I began taking my children to the Stratford Shakespeare Festival a few years ago. After a few mishaps in the theatres themselves, I discovered some ways to make it an enjoyable experience for all (and I mean other patrons around us, too).
Explain the play to the child. Shakespeare's language can be tough on children’s vocabulary so “dumb it down” beforehand. Pick out parts of the plot for them to look for themselves. A bored and uninterested child screams bad behaviour (literally). And don’t bring a child (or husband) to a musical if they have said, “no musicals.” Snoring is quite distracting.
Put clothes on them to fit the part. I was always told by my mom that the theatre is for dressing up. Wearing special clothes sometimes leads to special, better, behaviours. If they dress in play clothes, they think they can still play.
A good, filling meal, prior to the show, low on sugar and caffeine content. Sitting through an hour’s production (each half) could be difficult enough for little people. Giving them stimulants is not a great idea.
Research the actors or set designs. One of my boys is into “Lord of the Rings.” While researching the actors, I discovered that Dion Johnstone (who played Aaron in Titus Andronicus) played Boromir in the Toronto production of Lord of the RIngs. That helped my 13-year-old boy pay attention. This season, with The Pirates of Penzance is being performed and he NEEDS to see the swords, even if in a musical.
Make a day of it, if you can. Stratford has wonderful paths along the Avon. It has wonderful shops and an awesome toy store. Go for a tea party with a daughter. Look at the armour around town. Tire them out a bit before the play starts. “Ants in pants” is only good as reruns on Treehouse, not in Festival Theatre seats.
Don’t force them to attend. There is a time and place to enjoy plays. Going with a child against his/her will usually not end well. If the child backs out, give the ticket to a friend and make it a girls’ night/day out instead.
Show them what they can eat during intermission before the play even starts. A little bribery goes a long way. No candies or phones allowed in the theatres, though.
Discuss proper behaviour before the road trip. My favourite advice from my friend Lisa at Stratford is: “I have a rule for my now 4-year-old daughter, who has been seeing shows since before she was three. It comes with hand motions that I'm sure you can imagine: "look with your eyes, listen with your ears, zip your lips and no wiggle wiggle in your seat.”
Odds and ends: be an example of proper behaviour. You are your child’s best teacher. If going to the theatre is new for you, it will be even more exciting to do it with your child/children to learn together! Children will watch and mimic your behaviour. Be careful.
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Last season, I brought my husband and all my boys (15, 13, and 10) to see shows (Grapes of Wrath, Jesus Christ Superstar, Titus Andronicus, and Camelot) alone with me. I also brought my daughter to see Camelot as her special treat. Each child was well-behaved. I chose to bring them to plays that appealed to their personalities. My daughter still loves Lancelot (Jonathan Winsby who is now on Broadway in Jesus Christ Superstar).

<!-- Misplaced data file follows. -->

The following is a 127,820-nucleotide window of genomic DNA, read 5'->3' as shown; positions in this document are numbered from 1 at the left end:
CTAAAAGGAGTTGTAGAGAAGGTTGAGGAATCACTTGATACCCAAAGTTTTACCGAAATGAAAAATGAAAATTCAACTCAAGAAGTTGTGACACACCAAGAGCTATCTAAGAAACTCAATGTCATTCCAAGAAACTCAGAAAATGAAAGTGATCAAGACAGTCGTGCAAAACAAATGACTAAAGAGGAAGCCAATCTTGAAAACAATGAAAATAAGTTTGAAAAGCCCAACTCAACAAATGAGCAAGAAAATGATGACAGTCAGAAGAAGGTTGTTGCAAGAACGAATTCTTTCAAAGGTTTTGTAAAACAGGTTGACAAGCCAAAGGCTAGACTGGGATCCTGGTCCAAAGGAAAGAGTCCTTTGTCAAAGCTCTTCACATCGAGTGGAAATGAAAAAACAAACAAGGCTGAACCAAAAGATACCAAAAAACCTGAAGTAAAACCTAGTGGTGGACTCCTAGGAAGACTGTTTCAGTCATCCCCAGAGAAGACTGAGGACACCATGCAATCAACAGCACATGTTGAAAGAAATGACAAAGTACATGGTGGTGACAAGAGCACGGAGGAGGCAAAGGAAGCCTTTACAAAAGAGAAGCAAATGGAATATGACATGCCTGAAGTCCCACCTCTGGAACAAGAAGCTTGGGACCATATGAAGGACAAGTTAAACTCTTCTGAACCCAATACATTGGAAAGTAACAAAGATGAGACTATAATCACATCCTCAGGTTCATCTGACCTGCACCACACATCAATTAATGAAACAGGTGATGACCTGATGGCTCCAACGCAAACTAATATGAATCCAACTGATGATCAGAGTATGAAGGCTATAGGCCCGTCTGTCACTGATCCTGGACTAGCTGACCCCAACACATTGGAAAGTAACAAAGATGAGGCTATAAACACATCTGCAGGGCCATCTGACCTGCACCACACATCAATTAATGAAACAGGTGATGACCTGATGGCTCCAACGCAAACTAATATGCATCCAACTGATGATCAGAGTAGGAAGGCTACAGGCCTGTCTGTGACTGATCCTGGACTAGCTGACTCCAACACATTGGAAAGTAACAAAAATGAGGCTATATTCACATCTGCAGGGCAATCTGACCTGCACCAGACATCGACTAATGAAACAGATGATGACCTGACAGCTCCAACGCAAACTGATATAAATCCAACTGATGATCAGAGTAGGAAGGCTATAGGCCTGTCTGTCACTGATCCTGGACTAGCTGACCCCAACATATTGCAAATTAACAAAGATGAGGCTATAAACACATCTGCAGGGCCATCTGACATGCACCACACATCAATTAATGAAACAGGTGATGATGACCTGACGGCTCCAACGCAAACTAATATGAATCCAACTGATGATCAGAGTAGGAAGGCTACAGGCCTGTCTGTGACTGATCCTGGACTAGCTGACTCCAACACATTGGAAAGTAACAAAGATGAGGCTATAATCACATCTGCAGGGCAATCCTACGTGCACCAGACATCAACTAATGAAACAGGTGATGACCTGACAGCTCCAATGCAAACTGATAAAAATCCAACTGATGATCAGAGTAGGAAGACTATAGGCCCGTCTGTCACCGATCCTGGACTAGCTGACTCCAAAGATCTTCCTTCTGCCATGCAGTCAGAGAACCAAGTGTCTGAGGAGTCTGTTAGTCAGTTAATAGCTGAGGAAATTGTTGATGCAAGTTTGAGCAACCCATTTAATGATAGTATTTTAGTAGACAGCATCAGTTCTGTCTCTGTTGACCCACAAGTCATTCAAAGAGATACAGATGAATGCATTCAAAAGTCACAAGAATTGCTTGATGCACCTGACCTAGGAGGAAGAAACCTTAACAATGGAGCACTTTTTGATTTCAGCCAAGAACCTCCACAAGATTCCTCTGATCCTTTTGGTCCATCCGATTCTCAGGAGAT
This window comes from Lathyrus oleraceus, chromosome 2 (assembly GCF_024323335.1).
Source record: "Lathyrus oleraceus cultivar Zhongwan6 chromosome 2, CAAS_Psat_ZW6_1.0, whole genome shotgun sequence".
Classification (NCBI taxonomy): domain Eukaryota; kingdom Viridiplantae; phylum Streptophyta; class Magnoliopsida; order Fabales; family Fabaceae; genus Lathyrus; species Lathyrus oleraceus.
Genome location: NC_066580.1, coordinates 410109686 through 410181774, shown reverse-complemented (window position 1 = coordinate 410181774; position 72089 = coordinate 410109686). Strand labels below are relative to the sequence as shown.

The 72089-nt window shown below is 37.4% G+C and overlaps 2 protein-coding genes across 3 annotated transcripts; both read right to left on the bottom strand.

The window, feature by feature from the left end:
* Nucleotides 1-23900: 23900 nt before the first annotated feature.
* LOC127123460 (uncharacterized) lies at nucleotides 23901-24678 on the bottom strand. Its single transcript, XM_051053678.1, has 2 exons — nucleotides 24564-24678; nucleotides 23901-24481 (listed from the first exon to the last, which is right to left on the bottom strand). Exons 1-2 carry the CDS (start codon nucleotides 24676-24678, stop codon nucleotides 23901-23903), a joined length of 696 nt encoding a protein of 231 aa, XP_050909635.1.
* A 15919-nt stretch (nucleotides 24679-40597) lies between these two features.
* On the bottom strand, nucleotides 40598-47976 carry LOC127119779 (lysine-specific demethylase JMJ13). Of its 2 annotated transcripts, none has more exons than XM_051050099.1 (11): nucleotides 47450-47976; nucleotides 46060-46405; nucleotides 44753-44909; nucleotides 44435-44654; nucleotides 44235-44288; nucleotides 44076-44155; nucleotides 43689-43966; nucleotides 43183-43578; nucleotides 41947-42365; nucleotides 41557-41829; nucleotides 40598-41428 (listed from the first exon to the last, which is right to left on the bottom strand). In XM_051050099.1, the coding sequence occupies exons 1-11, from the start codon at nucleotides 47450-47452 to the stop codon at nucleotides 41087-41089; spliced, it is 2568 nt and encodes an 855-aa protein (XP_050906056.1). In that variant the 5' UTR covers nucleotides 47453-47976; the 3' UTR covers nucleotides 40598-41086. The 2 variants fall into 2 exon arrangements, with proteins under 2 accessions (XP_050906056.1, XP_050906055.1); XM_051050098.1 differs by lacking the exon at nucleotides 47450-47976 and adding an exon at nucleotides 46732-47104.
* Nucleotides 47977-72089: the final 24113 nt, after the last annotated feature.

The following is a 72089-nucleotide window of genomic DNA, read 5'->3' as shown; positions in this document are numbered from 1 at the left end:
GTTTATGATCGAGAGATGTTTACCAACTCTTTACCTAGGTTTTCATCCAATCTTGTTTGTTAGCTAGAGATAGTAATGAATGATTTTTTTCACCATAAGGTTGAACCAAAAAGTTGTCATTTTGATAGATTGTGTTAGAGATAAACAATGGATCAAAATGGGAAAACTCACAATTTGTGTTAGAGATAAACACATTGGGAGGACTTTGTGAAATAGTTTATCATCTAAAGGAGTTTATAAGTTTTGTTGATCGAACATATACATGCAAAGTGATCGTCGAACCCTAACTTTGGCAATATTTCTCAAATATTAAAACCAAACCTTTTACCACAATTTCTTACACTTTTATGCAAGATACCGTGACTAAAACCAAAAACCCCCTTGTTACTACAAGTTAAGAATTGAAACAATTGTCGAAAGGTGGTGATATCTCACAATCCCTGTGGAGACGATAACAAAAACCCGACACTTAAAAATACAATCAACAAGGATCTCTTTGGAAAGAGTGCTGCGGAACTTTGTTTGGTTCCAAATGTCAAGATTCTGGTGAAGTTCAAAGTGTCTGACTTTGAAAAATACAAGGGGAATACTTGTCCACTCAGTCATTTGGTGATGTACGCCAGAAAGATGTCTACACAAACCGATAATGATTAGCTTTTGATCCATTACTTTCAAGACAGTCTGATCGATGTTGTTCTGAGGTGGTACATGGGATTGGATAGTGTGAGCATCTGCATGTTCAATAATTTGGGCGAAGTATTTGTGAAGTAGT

Final words—talk about the play and expectations little by little before the day of the performance. Don’t build it up as something HUGE. I once saw a mom go on and on and on to her 3-year-old son about a haircut. She built it up so much saying it was ‘nothing’ that by the time he sat in the chair, he freaked out!!! If it was ‘nothing,’ what was with the verbal diarrhea?
Theatre is akin to circle time at school, but with no time for questions until later. Children can understand that. If you are unsure about a play’s content, the Stratford Festival puts content warning on the front page of each play on their website. Or, you can email the company directly. They will be more than happy to help you out. Read the reviews in papers, websites, on twitter. The internet age is limitless for information.
The Stratford Festival is a family-friendly experience. On their website, you can download their Family Experience House Program. It gives the lowdown on the shows plus fun games to play. Young children also get one at each performance—a wonderful way to keep them occupied before the curtain rises. My son, 10, loved the word search for Jesus Christ Superstar. How did I know? He yelled out, “I FOUND JESUS!” Everyone around us on the balcony got a big laugh out of that.
Stratford also has ticket deals for families. They have Costume Warehouse tours, Backstage Tours, and, as part of their “Stratford Experience,” they send out coupons for local restaurants, specialty stores, and accommodations.
I am looking forward to more plays with my children this season (included is Henry V, You’re a Good Man, Charlie Brown, and A Word or Two which stars Christopher Plummer). The arts, and libraries, are important to us as a society. They expand our imagination, expand our knowledge, and expand the world and language to unknown heights.